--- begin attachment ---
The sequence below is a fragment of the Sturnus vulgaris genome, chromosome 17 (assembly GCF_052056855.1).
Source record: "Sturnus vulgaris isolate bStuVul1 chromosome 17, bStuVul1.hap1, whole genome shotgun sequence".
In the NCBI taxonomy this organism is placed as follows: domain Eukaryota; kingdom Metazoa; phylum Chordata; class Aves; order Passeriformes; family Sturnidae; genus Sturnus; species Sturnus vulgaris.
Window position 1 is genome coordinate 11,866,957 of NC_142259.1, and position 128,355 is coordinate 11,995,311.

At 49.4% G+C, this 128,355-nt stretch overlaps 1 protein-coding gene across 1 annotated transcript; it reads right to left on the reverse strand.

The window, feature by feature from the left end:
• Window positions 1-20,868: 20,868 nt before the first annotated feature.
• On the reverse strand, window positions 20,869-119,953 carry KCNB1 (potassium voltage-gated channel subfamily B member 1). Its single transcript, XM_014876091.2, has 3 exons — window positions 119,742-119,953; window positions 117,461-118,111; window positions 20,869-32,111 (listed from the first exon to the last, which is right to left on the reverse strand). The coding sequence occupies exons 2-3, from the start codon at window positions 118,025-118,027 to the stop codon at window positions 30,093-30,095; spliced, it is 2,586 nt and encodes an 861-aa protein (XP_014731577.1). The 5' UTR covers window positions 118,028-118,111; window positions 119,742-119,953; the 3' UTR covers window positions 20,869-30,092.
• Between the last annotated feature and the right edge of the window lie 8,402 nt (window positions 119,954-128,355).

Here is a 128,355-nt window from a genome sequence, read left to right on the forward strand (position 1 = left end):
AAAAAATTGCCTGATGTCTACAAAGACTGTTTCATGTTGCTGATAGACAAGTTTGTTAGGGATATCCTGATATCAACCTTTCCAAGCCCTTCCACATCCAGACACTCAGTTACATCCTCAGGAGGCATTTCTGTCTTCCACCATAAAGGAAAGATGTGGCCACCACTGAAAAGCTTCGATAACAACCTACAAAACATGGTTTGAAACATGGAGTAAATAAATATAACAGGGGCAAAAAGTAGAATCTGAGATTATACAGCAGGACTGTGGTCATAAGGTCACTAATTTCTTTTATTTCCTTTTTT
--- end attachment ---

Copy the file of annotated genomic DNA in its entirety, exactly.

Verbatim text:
The sequence below is a fragment of the Sturnus vulgaris genome, chromosome 17 (assembly GCF_052056855.1).
Source record: "Sturnus vulgaris isolate bStuVul1 chromosome 17, bStuVul1.hap1, whole genome shotgun sequence".
In the NCBI taxonomy this organism is placed as follows: domain Eukaryota; kingdom Metazoa; phylum Chordata; class Aves; order Passeriformes; family Sturnidae; genus Sturnus; species Sturnus vulgaris.
Window position 1 is genome coordinate 11,866,957 of NC_142259.1, and position 128,355 is coordinate 11,995,311.

At 49.4% G+C, this 128,355-nt stretch overlaps 1 protein-coding gene across 1 annotated transcript; it reads right to left on the reverse strand.

The window, feature by feature from the left end:
• Window positions 1-20,868: 20,868 nt before the first annotated feature.
• On the reverse strand, window positions 20,869-119,953 carry KCNB1 (potassium voltage-gated channel subfamily B member 1). Its single transcript, XM_014876091.2, has 3 exons — window positions 119,742-119,953; window positions 117,461-118,111; window positions 20,869-32,111 (listed from the first exon to the last, which is right to left on the reverse strand). The coding sequence occupies exons 2-3, from the start codon at window positions 118,025-118,027 to the stop codon at window positions 30,093-30,095; spliced, it is 2,586 nt and encodes an 861-aa protein (XP_014731577.1). The 5' UTR covers window positions 118,028-118,111; window positions 119,742-119,953; the 3' UTR covers window positions 20,869-30,092.
• Between the last annotated feature and the right edge of the window lie 8,402 nt (window positions 119,954-128,355).

Here is a 128,355-nt window from a genome sequence, read left to right on the forward strand (position 1 = left end):
AAAAAATTGCCTGATGTCTACAAAGACTGTTTCATGTTGCTGATAGACAAGTTTGTTAGGGATATCCTGATATCAACCTTTCCAAGCCCTTCCACATCCAGACACTCAGTTACATCCTCAGGAGGCATTTCTGTCTTCCACCATAAAGGAAAGATGTGGCCACCACTGAAAAGCTTCGATAACAACCTACAAAACATGGTTTGAAACATGGAGTAAATAAATATAACAGGGGCAAAAAGTAGAATCTGAGATTATACAGCAGGACTGTGGTCATAAGGTCACTAATTTCTTTTATTTCCTTTTTT